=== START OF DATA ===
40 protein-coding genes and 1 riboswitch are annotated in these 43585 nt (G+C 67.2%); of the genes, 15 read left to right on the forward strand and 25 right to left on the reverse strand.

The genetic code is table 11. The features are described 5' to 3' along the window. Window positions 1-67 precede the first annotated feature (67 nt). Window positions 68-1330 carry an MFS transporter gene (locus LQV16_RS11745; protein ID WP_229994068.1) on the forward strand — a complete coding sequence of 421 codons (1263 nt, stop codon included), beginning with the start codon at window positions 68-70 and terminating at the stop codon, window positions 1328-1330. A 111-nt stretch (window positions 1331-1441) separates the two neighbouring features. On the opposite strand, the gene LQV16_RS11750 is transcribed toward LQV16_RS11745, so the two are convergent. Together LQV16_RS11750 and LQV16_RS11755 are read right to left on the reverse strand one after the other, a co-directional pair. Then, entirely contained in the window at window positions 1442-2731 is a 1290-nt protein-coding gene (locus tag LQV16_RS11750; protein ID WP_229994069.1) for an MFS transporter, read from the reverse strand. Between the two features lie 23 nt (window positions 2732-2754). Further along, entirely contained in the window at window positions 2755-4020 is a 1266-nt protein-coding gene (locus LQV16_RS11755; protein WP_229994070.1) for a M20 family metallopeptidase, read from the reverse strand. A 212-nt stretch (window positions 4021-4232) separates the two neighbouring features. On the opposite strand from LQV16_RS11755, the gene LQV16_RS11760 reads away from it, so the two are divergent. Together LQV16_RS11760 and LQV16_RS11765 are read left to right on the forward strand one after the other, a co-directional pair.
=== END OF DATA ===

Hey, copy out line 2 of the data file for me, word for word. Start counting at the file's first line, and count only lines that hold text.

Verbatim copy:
The genetic code is table 11. The features are described 5' to 3' along the window. Window positions 1-67 precede the first annotated feature (67 nt). Window positions 68-1330 carry an MFS transporter gene (locus LQV16_RS11745; protein ID WP_229994068.1) on the forward strand — a complete coding sequence of 421 codons (1263 nt, stop codon included), beginning with the start codon at window positions 68-70 and terminating at the stop codon, window positions 1328-1330. A 111-nt stretch (window positions 1331-1441) separates the two neighbouring features. On the opposite strand, the gene LQV16_RS11750 is transcribed toward LQV16_RS11745, so the two are convergent. Together LQV16_RS11750 and LQV16_RS11755 are read right to left on the reverse strand one after the other, a co-directional pair. Then, entirely contained in the window at window positions 1442-2731 is a 1290-nt protein-coding gene (locus tag LQV16_RS11750; protein ID WP_229994069.1) for an MFS transporter, read from the reverse strand. Between the two features lie 23 nt (window positions 2732-2754). Further along, entirely contained in the window at window positions 2755-4020 is a 1266-nt protein-coding gene (locus LQV16_RS11755; protein WP_229994070.1) for a M20 family metallopeptidase, read from the reverse strand. A 212-nt stretch (window positions 4021-4232) separates the two neighbouring features. On the opposite strand from LQV16_RS11755, the gene LQV16_RS11760 reads away from it, so the two are divergent. Together LQV16_RS11760 and LQV16_RS11765 are read left to right on the forward strand one after the other, a co-directional pair.